It is often said, as Burki suggests in his piece, that India was luckier than Pakistan with respect to leadership. Nehru survived for many years while Jinnah was to die barely a year after independence. One may add, as Sunil Khilnani points out in his book The Idea of India, that Vallabhbhai Patel’s exit soon after also made it possible for that country to follow a path delineated largely by Nehru’s vision rather than Patel’s. The latter course may have been much more divisive and problematic for India.

In structural terms, leaving aside the issue of the two wings of the country being a thousand miles apart, Pakistan lacked the industrial base for the development of a middle class. This was not so in India. According to one estimate Pakistan secured less than 10 percent of the industrial base at the time of independence and about the same percentage of industrial workers. That is one reason for the vulnerability of trade unions and the movement for workers’ rights.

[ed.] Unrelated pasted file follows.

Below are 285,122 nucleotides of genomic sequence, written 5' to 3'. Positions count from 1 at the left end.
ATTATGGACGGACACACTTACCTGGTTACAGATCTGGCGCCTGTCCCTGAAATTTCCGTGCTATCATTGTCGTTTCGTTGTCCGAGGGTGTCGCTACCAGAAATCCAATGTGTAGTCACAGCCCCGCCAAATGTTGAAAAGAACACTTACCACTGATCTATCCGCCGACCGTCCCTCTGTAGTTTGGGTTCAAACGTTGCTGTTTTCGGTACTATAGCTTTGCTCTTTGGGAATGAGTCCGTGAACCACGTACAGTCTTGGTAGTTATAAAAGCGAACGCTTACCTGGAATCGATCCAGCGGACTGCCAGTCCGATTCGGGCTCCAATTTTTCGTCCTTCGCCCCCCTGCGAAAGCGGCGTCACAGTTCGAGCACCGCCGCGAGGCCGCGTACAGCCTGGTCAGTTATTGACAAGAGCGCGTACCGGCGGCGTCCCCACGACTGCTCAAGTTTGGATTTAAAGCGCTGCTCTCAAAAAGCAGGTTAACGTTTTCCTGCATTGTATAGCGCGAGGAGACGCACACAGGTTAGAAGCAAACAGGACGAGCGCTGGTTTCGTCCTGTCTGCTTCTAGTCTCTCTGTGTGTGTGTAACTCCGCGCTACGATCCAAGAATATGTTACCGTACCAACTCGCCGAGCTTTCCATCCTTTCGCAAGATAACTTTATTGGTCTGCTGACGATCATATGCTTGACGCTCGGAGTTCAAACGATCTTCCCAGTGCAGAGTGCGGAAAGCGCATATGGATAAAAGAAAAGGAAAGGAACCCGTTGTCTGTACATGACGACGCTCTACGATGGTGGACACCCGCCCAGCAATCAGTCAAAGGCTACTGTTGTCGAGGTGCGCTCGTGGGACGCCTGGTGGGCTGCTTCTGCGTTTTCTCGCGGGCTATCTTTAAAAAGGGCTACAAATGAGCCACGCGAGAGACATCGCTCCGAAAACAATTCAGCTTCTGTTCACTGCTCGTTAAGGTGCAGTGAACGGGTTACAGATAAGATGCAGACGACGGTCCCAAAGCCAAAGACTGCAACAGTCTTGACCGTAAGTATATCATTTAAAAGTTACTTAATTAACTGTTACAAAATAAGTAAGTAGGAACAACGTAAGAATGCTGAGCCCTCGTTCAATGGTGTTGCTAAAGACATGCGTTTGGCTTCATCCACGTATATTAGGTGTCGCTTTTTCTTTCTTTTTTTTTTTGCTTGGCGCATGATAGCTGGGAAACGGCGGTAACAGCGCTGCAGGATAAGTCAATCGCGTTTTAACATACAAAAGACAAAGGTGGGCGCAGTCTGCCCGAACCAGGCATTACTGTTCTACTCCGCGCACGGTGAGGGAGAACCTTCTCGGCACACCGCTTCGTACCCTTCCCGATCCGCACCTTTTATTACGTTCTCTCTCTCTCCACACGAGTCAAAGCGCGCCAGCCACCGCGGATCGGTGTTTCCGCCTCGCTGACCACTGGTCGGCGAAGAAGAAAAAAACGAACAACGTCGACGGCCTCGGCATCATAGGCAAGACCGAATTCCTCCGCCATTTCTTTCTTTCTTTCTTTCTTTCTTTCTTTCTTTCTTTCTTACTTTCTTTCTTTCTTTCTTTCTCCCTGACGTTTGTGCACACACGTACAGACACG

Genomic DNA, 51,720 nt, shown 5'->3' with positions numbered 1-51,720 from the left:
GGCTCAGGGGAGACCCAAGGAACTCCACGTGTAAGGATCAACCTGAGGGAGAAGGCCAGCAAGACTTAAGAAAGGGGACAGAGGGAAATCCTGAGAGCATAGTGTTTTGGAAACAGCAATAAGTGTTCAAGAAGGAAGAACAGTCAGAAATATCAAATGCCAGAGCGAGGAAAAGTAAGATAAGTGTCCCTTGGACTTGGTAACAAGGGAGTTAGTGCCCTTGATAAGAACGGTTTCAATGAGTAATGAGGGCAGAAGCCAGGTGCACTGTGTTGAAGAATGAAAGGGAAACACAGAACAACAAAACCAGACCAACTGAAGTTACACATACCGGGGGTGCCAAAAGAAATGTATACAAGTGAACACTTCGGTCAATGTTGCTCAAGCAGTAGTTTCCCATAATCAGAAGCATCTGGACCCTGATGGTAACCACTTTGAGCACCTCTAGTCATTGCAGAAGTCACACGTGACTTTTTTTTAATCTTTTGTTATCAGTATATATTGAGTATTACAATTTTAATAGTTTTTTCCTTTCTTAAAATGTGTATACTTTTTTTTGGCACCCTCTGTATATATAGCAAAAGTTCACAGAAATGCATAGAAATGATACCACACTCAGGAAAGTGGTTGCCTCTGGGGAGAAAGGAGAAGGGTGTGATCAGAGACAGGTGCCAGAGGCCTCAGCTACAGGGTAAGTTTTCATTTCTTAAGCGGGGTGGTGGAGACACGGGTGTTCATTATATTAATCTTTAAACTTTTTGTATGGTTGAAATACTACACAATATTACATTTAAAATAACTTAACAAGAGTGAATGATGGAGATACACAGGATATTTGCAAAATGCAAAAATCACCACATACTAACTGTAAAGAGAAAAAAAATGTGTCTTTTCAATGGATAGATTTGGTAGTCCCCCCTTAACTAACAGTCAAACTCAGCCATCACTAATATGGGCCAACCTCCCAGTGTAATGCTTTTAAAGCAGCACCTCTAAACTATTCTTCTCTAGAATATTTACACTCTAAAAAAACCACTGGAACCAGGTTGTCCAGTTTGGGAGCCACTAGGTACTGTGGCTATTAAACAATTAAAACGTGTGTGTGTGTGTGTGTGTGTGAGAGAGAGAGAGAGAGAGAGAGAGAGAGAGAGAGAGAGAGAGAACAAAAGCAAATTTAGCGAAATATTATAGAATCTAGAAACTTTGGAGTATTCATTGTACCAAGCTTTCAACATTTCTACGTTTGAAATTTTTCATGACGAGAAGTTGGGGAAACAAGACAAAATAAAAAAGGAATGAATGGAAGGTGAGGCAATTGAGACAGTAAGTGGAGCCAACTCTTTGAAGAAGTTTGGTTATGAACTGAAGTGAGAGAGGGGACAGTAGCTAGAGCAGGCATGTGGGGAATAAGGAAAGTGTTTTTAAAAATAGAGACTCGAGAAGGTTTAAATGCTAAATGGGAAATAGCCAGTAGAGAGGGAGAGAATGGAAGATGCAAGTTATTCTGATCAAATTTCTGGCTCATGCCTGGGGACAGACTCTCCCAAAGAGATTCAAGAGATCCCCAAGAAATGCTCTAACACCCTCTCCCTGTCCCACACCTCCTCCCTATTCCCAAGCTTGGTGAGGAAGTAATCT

On the other hand, the preponderance of landowners, many of whom had switched virtually overnight from the Unionist party to lead the Muslim League, meant formidable resistance to the idea of land reforms.

Again, Pakistan started with a huge dearth of social capital. Lahore was seen to occupy a special position in this regard by way of its intellectual ethos and strong educational institutions. But even so, a significant proportion of the faculty of leading institutions such as Punjab University and Government College who happened not to be Muslims soon came to the conclusion that in the changed circumstances they were better off migrating. Others found the environment becoming unhelpful as a result of policies that privileged ideology and politics over merit and excellence.